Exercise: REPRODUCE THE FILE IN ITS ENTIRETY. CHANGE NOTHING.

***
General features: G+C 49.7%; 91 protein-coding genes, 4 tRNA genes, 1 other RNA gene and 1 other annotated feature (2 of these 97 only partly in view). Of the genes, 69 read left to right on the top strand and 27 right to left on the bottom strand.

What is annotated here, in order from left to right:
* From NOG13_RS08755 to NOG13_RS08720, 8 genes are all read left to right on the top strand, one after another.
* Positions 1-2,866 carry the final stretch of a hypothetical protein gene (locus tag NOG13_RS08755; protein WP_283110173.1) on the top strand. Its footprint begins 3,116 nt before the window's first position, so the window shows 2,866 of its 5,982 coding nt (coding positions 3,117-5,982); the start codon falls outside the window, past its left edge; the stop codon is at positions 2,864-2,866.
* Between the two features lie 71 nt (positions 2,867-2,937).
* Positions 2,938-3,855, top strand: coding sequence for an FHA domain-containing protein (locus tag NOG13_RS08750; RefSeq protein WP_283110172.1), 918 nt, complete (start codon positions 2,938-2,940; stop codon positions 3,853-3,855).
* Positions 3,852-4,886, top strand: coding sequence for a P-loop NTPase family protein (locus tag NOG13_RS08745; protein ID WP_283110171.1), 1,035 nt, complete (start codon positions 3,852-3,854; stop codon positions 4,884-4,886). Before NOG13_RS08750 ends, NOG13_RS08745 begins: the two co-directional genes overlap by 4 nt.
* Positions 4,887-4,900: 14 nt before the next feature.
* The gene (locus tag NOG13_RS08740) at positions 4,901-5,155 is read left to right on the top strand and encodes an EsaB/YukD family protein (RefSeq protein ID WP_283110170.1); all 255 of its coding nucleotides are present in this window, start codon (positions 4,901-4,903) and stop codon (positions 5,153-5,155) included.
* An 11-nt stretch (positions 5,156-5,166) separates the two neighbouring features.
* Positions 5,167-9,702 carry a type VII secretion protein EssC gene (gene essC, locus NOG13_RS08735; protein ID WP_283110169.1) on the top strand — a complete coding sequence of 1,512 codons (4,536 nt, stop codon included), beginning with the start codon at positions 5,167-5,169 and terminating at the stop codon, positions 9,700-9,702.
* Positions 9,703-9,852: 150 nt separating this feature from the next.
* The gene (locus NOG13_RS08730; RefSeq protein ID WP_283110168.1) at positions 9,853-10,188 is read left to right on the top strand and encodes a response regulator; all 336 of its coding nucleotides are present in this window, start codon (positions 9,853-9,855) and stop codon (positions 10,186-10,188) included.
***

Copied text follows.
General features: G+C 49.7%; 91 protein-coding genes, 4 tRNA genes, 1 other RNA gene and 1 other annotated feature (2 of these 97 only partly in view). Of the genes, 69 read left to right on the top strand and 27 right to left on the bottom strand.

What is annotated here, in order from left to right:
* From NOG13_RS08755 to NOG13_RS08720, 8 genes are all read left to right on the top strand, one after another.
* Positions 1-2,866 carry the final stretch of a hypothetical protein gene (locus tag NOG13_RS08755; protein WP_283110173.1) on the top strand. Its footprint begins 3,116 nt before the window's first position, so the window shows 2,866 of its 5,982 coding nt (coding positions 3,117-5,982); the start codon falls outside the window, past its left edge; the stop codon is at positions 2,864-2,866.
* Between the two features lie 71 nt (positions 2,867-2,937).
* Positions 2,938-3,855, top strand: coding sequence for an FHA domain-containing protein (locus tag NOG13_RS08750; RefSeq protein WP_283110172.1), 918 nt, complete (start codon positions 2,938-2,940; stop codon positions 3,853-3,855).
* Positions 3,852-4,886, top strand: coding sequence for a P-loop NTPase family protein (locus tag NOG13_RS08745; protein ID WP_283110171.1), 1,035 nt, complete (start codon positions 3,852-3,854; stop codon positions 4,884-4,886). Before NOG13_RS08750 ends, NOG13_RS08745 begins: the two co-directional genes overlap by 4 nt.
* Positions 4,887-4,900: 14 nt before the next feature.
* The gene (locus tag NOG13_RS08740) at positions 4,901-5,155 is read left to right on the top strand and encodes an EsaB/YukD family protein (RefSeq protein ID WP_283110170.1); all 255 of its coding nucleotides are present in this window, start codon (positions 4,901-4,903) and stop codon (positions 5,153-5,155) included.
* An 11-nt stretch (positions 5,156-5,166) separates the two neighbouring features.
* Positions 5,167-9,702 carry a type VII secretion protein EssC gene (gene essC, locus NOG13_RS08735; protein ID WP_283110169.1) on the top strand — a complete coding sequence of 1,512 codons (4,536 nt, stop codon included), beginning with the start codon at positions 5,167-5,169 and terminating at the stop codon, positions 9,700-9,702.
* Positions 9,703-9,852: 150 nt separating this feature from the next.
* The gene (locus NOG13_RS08730; RefSeq protein ID WP_283110168.1) at positions 9,853-10,188 is read left to right on the top strand and encodes a response regulator; all 336 of its coding nucleotides are present in this window, start codon (positions 9,853-9,855) and stop codon (positions 10,186-10,188) included.